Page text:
Here is another recipe to help you take advantage of citrus season this winter. Whether you favor oranges, lemons, limes or grapefruit, this recipe can be made with all the above. Just follow the simple recipe guidelines and apply it to one or many of the citrus fruits you enjoy most to make yummy candied peels.
Candied citrus peels can be eaten as-is, or used as a garnish for pastries and cocktails, or they can even be chopped and baked into breads, muffins and other treats.
Because citrus is on the “dirty dozen” list, I recommend only using organic fruit or fruit that you can verify was not treated with harsh pesticides. (These chemicals can really impact the flavor, too.)
- Peels from oranges, lemons, limes, tangerines or grapefruit
- 1 cup white granulated sugar
- 1 cup water
- An additional medium size bowl of white granulated sugar for tossing cooked citrus (optional)
- Parchment paper
- Cookie drying rack
Read more: Brighten dark winter darks with this delightful orange curd recipe.
Wash and scrub the fruit well, and dry. Use a pairing knife to remove the ends of the fruit. Cut the fruit into quarters and use a spoon to scoop out the fruit flesh and white pith.
Cut the peels into 1/4-inch thick strips.
In a small saucepan, heat sugar and water to a simmer, and stir until the sugar is dissolved. Add citrus peels. Simmer for 15 to 20 minutes, or until the peels are cooked, soft and saturated. (They will have an obvious cooked appearance versus raw.)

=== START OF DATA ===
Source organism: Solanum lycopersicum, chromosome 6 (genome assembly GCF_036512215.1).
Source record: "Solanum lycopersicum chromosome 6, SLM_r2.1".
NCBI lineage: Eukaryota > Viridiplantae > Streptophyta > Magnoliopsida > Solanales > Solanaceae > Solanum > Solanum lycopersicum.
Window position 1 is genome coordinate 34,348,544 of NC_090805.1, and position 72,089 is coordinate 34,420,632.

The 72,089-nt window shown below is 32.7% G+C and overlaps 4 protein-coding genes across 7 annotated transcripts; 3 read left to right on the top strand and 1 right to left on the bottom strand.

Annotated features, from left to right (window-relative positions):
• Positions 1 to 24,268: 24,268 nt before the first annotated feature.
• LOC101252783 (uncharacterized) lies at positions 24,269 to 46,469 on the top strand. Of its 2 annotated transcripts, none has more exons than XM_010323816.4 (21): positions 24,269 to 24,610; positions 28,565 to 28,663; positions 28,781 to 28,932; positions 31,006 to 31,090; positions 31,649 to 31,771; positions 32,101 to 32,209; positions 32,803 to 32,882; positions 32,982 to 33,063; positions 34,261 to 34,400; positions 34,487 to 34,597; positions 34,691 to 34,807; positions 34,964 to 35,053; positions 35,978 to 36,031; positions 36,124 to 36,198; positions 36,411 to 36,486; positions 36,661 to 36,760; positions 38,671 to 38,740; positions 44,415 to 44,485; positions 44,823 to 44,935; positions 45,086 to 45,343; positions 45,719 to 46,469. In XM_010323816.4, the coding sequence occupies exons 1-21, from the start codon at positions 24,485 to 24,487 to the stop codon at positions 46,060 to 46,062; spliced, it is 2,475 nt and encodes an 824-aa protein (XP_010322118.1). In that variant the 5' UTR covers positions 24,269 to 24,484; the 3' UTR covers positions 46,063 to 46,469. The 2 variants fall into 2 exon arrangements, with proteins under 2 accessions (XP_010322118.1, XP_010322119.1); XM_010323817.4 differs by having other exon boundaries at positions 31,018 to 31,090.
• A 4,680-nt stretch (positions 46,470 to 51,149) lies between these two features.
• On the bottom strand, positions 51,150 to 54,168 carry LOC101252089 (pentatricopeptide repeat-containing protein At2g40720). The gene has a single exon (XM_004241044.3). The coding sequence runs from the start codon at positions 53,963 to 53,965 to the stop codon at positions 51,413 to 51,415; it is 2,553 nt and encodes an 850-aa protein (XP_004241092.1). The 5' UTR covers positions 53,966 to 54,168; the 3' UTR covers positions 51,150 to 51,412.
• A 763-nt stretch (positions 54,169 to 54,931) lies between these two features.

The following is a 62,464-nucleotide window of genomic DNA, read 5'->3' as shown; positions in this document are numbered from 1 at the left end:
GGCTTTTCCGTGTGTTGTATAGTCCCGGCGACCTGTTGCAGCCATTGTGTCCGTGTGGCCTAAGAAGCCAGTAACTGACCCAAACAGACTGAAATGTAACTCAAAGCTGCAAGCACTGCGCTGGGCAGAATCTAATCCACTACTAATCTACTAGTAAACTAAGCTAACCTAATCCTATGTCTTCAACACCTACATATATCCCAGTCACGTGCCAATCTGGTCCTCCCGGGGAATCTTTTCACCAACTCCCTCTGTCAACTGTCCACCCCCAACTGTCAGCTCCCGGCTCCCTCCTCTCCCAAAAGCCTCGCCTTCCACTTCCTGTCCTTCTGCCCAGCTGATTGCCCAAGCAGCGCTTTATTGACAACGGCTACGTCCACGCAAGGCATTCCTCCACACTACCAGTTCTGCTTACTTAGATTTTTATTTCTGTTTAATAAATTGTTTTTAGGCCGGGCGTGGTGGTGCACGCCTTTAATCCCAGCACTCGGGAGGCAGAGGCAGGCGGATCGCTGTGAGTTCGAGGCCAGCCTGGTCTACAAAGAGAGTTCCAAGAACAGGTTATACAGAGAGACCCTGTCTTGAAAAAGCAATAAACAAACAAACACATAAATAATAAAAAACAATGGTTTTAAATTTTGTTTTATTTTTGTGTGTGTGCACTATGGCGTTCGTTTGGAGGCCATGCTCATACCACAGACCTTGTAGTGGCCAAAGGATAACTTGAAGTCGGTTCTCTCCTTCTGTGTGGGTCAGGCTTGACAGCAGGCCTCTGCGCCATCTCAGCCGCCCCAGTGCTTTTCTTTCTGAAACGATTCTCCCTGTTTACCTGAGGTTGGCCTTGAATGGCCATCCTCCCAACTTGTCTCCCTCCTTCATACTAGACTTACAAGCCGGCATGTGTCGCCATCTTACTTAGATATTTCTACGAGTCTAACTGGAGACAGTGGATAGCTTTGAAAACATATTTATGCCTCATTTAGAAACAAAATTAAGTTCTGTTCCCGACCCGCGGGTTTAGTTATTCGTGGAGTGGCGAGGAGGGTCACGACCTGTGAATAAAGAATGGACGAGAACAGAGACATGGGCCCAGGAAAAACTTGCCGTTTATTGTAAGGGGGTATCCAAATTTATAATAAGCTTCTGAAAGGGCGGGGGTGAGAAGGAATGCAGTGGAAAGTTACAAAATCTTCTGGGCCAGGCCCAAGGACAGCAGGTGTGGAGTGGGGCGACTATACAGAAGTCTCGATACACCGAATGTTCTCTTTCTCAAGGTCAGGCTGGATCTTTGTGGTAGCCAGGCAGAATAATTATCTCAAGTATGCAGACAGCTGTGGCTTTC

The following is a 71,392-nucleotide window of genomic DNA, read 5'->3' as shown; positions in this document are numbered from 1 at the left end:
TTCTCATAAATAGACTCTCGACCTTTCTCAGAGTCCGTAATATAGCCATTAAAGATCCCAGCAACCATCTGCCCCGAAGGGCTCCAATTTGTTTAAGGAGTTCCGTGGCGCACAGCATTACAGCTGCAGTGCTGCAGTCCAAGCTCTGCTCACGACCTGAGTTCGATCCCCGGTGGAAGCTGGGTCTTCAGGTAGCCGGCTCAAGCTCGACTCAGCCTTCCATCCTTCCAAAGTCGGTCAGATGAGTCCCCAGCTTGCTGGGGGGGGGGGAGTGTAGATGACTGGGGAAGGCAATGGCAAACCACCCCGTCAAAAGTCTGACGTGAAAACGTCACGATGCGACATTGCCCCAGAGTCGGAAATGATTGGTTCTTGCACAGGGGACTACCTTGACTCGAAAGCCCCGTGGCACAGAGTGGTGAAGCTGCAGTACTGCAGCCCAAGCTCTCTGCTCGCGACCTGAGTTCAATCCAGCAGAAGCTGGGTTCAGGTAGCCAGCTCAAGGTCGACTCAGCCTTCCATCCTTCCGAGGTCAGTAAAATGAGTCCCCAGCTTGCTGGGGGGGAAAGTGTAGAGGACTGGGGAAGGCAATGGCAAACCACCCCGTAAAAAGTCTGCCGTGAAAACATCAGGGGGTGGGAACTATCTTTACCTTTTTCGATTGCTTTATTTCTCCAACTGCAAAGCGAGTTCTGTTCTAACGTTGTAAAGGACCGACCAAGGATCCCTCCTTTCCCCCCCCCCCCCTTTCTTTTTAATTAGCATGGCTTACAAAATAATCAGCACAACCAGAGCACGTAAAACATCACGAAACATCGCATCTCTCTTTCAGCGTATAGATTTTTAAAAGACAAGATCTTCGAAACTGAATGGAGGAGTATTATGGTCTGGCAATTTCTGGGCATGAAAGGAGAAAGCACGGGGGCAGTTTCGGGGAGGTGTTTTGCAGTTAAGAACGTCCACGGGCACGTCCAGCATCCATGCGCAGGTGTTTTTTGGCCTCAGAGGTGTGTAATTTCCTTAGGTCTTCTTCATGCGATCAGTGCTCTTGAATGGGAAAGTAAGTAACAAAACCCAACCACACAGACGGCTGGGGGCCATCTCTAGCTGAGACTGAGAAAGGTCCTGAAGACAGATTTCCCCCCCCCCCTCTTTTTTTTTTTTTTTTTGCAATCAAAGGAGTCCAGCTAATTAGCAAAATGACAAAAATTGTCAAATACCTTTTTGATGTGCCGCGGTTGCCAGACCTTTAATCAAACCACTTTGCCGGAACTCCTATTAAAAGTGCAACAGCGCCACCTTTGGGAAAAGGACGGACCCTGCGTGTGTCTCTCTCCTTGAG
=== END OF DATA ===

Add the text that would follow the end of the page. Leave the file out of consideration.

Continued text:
While the peels simmer, set up a cookie drying rack over parchment paper. The parchment paper will catch the sugar and/or syrup droppings from the rack.
Working in small batches, use a slotted spoon to remove the citrus rinds from the hot syrup and transfer them to the bowl of sugar. Use another spoon to stir the citrus in the sugar to get it thoroughly coated.
Once the peels are generously coated in sugar, transfer them to the drying rack. Separate the citrus so they don’t touch.
Allow the peels to completely cool and dry, which will take many hours or overnight. Store in an airtight container, such as a canning jar with lid securely tightened on.
Thick-skinned fruits are easiest to work with and keep the best texture after simmering.
If too much pith is removed, the candy will become very tough.
If you don’t want to toss the simmered peels into granulated sugar, skip that step. Instead, just scoop out the simmered peels onto the cookie rack and let them dry completely.
Boiling the citrus and straining it before cooking in sugar will decrease the bitterness. Sometimes this process is done two or three times. It’s completely up to your personal preference.